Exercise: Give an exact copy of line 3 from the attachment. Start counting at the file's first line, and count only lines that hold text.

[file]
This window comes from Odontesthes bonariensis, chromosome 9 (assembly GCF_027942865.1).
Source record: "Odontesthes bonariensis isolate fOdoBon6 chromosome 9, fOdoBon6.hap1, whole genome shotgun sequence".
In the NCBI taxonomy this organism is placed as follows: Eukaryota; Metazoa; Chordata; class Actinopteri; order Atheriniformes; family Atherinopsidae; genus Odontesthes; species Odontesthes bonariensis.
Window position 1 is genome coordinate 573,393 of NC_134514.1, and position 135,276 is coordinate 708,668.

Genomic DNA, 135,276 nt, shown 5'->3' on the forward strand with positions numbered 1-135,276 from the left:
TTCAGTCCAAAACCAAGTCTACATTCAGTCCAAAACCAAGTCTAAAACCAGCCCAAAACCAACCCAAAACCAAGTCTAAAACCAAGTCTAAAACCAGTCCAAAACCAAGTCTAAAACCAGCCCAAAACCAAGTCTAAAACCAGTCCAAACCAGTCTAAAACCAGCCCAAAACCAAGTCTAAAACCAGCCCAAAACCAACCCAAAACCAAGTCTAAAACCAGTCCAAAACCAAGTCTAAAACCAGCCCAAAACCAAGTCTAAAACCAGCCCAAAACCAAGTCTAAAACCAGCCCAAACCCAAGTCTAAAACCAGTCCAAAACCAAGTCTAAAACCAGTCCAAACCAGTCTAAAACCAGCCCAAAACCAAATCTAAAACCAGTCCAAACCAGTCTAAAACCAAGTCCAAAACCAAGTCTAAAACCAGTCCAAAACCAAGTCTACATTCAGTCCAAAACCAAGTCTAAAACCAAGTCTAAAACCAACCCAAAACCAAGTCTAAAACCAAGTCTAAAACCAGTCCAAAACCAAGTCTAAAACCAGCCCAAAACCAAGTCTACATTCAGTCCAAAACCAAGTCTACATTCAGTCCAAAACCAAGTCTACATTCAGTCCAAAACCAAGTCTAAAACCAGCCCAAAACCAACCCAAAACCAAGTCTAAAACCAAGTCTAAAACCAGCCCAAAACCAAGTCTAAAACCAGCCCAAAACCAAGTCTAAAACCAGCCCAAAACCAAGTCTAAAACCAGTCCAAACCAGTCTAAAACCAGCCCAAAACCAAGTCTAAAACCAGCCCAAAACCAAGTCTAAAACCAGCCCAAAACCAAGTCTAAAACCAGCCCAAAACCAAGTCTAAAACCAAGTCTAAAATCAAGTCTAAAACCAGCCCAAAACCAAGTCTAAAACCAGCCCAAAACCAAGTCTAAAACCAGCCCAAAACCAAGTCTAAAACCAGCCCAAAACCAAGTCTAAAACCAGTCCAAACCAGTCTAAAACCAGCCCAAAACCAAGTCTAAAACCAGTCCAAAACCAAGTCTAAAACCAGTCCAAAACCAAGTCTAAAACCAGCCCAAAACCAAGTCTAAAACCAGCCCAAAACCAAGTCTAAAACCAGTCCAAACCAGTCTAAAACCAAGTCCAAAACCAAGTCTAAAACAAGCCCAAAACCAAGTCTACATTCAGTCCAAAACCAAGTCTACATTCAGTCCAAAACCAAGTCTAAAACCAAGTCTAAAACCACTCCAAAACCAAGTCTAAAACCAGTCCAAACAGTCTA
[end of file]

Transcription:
In the NCBI taxonomy this organism is placed as follows: Eukaryota; Metazoa; Chordata; class Actinopteri; order Atheriniformes; family Atherinopsidae; genus Odontesthes; species Odontesthes bonariensis.